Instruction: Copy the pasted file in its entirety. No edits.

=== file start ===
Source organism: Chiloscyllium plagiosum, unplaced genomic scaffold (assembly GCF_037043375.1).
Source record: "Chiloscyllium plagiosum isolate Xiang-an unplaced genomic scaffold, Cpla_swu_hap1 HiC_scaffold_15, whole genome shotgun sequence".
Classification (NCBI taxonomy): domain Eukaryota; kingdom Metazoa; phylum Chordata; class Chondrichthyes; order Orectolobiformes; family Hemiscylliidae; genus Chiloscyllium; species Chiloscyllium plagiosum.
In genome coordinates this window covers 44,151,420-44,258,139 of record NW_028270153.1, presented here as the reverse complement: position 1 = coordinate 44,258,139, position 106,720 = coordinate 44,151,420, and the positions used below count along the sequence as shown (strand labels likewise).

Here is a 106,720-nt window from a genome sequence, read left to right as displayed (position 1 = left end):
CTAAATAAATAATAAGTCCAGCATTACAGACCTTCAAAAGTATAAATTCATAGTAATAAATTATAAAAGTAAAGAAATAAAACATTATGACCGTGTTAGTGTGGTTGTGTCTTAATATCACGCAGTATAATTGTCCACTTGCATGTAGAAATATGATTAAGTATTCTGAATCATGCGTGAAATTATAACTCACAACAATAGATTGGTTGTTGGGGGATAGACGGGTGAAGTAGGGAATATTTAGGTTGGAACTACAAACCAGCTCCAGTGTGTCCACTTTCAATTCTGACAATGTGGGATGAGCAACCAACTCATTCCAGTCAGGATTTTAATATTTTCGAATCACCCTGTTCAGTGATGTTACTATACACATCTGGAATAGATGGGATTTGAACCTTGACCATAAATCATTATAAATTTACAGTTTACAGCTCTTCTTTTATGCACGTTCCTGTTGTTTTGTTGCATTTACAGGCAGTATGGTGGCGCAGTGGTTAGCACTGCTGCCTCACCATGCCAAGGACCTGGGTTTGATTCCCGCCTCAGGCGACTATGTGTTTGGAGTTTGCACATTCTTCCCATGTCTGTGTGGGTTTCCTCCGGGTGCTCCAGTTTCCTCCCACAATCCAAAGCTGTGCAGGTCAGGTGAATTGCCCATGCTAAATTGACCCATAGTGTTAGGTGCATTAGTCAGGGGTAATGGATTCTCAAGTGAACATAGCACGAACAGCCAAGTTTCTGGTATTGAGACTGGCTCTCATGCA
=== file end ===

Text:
Source organism: Chiloscyllium plagiosum, unplaced genomic scaffold (assembly GCF_037043375.1).
Source record: "Chiloscyllium plagiosum isolate Xiang-an unplaced genomic scaffold, Cpla_swu_hap1 HiC_scaffold_15, whole genome shotgun sequence".
Classification (NCBI taxonomy): domain Eukaryota; kingdom Metazoa; phylum Chordata; class Chondrichthyes; order Orectolobiformes; family Hemiscylliidae; genus Chiloscyllium; species Chiloscyllium plagiosum.
In genome coordinates this window covers 44,151,420-44,258,139 of record NW_028270153.1, presented here as the reverse complement: position 1 = coordinate 44,258,139, position 106,720 = coordinate 44,151,420, and the positions used below count along the sequence as shown (strand labels likewise).

Here is a 106,720-nt window from a genome sequence, read left to right as displayed (position 1 = left end):
CTAAATAAATAATAAGTCCAGCATTACAGACCTTCAAAAGTATAAATTCATAGTAATAAATTATAAAAGTAAAGAAATAAAACATTATGACCGTGTTAGTGTGGTTGTGTCTTAATATCACGCAGTATAATTGTCCACTTGCATGTAGAAATATGATTAAGTATTCTGAATCATGCGTGAAATTATAACTCACAACAATAGATTGGTTGTTGGGGGATAGACGGGTGAAGTAGGGAATATTTAGGTTGGAACTACAAACCAGCTCCAGTGTGTCCACTTTCAATTCTGACAATGTGGGATGAGCAACCAACTCATTCCAGTCAGGATTTTAATATTTTCGAATCACCCTGTTCAGTGATGTTACTATACACATCTGGAATAGATGGGATTTGAACCTTGACCATAAATCATTATAAATTTACAGTTTACAGCTCTTCTTTTATGCACGTTCCTGTTGTTTTGTTGCATTTACAGGCAGTATGGTGGCGCAGTGGTTAGCACTGCTGCCTCACCATGCCAAGGACCTGGGTTTGATTCCCGCCTCAGGCGACTATGTGTTTGGAGTTTGCACATTCTTCCCATGTCTGTGTGGGTTTCCTCCGGGTGCTCCAGTTTCCTCCCACAATCCAAAGCTGTGCAGGTCAGGTGAATTGCCCATGCTAAATTGACCCATAGTGTTAGGTGCATTAGTCAGGGGTAATGGATTCTCAAGTGAACATAGCACGAACAGCCAAGTTTCTGGTATTGAGACTGGCTCTCATGCA